By WILLY MORRIS
The man selected a window seat, stuffed his shoulder bag under the
seat in front of him, pulled out a bestseller and began to read. A
college student chose the aisle seat and quickly buried his face in a
thick calculus text. The middle seat remained empty until the last
stand-by passengers were herded aboard, and a skinny little girl with
corn rows slid between the two men.
The man returned to his book as the plane clawed into the air. The
story, about a tortured Southern gentleman who had fallen in love with
a 16-year-old girl, made his eyelids droop. Outside the window, an
unbroken bank of clouds slid underneath the vibrating wing as the
horizon turned a brilliant pink.
Her feet dangling over the edge of her seat, the little girl stretched
for the in-flight magazine, flipped through the pages and stuffed it
back into the seat pocket. She peered around her neighbor to look out
the window, then rummaged around in a shopping bag, pulled out an
oversized chocolate chip cookie, took one bite and dumped it back into
She's bored, the man thought, remembering what it was like to be that
young and sitting on an airplane all alone. Ask her where she's going,
if she's ever flown before, he told himself. But he had never been
comfortable with strange children, and he didn't really feel like
talking. If his neighbor had been another adult he would have just
stared out the window thinking about work until they landed in San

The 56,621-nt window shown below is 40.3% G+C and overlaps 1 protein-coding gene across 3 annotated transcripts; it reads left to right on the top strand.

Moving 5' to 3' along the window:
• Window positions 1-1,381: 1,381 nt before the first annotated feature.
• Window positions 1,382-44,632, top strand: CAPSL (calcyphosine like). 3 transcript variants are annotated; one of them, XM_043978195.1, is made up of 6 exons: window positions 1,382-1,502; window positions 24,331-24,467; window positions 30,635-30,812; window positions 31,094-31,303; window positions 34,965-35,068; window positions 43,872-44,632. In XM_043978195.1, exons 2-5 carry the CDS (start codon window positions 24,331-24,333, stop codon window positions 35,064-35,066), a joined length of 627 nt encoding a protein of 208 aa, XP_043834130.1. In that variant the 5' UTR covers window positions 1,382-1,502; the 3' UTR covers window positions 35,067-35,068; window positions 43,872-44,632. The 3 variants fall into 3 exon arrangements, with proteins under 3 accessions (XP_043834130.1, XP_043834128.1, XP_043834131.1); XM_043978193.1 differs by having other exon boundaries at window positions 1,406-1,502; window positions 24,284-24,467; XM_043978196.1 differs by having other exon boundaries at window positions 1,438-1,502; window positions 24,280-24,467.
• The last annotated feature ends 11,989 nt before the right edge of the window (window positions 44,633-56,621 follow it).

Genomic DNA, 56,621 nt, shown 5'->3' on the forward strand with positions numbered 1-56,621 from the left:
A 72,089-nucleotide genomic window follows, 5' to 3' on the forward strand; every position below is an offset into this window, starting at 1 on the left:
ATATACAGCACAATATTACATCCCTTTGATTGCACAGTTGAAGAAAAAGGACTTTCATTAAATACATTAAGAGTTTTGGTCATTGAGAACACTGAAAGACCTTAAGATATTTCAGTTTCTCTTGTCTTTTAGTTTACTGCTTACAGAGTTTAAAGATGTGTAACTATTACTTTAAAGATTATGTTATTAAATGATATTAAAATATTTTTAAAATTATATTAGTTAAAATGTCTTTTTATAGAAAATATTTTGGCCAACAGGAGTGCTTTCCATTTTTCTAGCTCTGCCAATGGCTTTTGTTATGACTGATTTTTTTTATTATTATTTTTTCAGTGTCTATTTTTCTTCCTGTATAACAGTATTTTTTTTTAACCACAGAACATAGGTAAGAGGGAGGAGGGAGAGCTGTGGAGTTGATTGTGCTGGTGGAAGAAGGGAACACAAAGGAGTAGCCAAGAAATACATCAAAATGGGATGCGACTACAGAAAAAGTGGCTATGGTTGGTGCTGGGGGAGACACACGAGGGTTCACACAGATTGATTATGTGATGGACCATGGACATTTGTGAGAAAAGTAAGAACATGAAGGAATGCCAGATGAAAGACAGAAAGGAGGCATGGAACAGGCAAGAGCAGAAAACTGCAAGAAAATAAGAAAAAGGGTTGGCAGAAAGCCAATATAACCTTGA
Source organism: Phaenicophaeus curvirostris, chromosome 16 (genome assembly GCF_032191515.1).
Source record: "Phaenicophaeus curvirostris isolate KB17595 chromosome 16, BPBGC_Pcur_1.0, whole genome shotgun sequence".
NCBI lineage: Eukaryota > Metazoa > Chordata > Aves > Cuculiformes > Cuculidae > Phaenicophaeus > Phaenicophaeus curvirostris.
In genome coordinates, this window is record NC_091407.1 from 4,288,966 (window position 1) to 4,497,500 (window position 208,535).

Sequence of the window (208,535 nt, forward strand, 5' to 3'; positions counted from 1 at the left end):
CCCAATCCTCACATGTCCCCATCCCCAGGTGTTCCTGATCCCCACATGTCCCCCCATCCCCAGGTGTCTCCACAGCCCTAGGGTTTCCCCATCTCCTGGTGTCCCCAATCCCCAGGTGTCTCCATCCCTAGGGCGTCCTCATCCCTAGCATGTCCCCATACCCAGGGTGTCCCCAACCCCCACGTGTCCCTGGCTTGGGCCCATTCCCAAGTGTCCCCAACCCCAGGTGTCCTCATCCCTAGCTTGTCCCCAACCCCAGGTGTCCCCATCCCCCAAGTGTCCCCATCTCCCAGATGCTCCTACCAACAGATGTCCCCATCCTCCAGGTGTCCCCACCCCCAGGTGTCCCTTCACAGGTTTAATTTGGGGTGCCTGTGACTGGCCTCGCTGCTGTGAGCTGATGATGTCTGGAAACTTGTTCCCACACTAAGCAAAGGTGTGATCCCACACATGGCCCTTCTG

He had become a reporter 10 years before because he thought it was a
way to do something more than just earn a paycheck and pay his bills.
Now he felt like all those people he never wanted to be, the ones who
just put in their eight hours, head home, eat dinner, watch TV, then
go to bed, so they can get up and do it again. Today was typical. Two
cop briefs, because the cop reporter just quit, and a nice little
feature story that he had liked until his spacy editor rewrote the
lead for his own, unknown reasons. The job was safe and secure, but as
each day passed his opportunities dwindled and he felt as if he would
never move on to something better. Nothing, these days, seemed to work
out right. Even this trip to see old friends from college was starting
off badly. The plane was late and he wouldn't be able to meet them for
dinner as he had planned.
From the speaker overhead came the overly friendly voice of a male
"How're you all doing tonight? Sorry for the delay. To make it up to
you, we're going to play a little game. I've got a prize up here for
the person who's got the oldest penny. If you've got an old penny on
you, just reach up and push the call button."
The man thought about reaching into his pocket and sifting through the
handful of change the clerk had handed him after he bought his turkey
sandwich for lunch. Why bother, he thought. It's not worth the effort.
"1958," the flight attendant said. "I've got a 1958 penny. Who can
Just then, the man remembered something. He leaned over to the little
"Do you want to win a prize?" he asked, reaching for the wallet in his